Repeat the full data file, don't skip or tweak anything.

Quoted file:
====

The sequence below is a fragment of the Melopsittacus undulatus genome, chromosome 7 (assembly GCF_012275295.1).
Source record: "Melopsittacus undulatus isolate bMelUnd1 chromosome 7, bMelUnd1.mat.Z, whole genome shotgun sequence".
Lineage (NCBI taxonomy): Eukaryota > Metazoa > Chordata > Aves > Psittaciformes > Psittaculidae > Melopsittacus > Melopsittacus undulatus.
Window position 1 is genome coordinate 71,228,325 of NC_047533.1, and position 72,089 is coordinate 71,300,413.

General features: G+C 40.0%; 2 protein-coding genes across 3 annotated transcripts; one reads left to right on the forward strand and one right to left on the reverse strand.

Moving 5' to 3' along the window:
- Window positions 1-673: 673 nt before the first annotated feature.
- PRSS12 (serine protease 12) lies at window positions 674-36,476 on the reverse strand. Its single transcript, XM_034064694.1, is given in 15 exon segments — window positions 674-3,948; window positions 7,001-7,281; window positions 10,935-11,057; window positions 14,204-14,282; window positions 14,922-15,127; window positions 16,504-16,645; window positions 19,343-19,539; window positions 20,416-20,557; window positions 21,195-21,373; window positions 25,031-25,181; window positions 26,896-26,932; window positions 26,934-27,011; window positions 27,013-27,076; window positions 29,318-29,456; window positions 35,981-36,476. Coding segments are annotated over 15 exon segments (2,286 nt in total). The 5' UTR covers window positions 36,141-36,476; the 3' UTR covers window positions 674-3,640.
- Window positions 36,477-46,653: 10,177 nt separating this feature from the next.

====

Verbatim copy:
The sequence below is a fragment of the Melopsittacus undulatus genome, chromosome 7 (assembly GCF_012275295.1).
Source record: "Melopsittacus undulatus isolate bMelUnd1 chromosome 7, bMelUnd1.mat.Z, whole genome shotgun sequence".
Lineage (NCBI taxonomy): Eukaryota > Metazoa > Chordata > Aves > Psittaciformes > Psittaculidae > Melopsittacus > Melopsittacus undulatus.
Window position 1 is genome coordinate 71,228,325 of NC_047533.1, and position 72,089 is coordinate 71,300,413.

General features: G+C 40.0%; 2 protein-coding genes across 3 annotated transcripts; one reads left to right on the forward strand and one right to left on the reverse strand.

Moving 5' to 3' along the window:
- Window positions 1-673: 673 nt before the first annotated feature.
- PRSS12 (serine protease 12) lies at window positions 674-36,476 on the reverse strand. Its single transcript, XM_034064694.1, is given in 15 exon segments — window positions 674-3,948; window positions 7,001-7,281; window positions 10,935-11,057; window positions 14,204-14,282; window positions 14,922-15,127; window positions 16,504-16,645; window positions 19,343-19,539; window positions 20,416-20,557; window positions 21,195-21,373; window positions 25,031-25,181; window positions 26,896-26,932; window positions 26,934-27,011; window positions 27,013-27,076; window positions 29,318-29,456; window positions 35,981-36,476. Coding segments are annotated over 15 exon segments (2,286 nt in total). The 5' UTR covers window positions 36,141-36,476; the 3' UTR covers window positions 674-3,640.
- Window positions 36,477-46,653: 10,177 nt separating this feature from the next.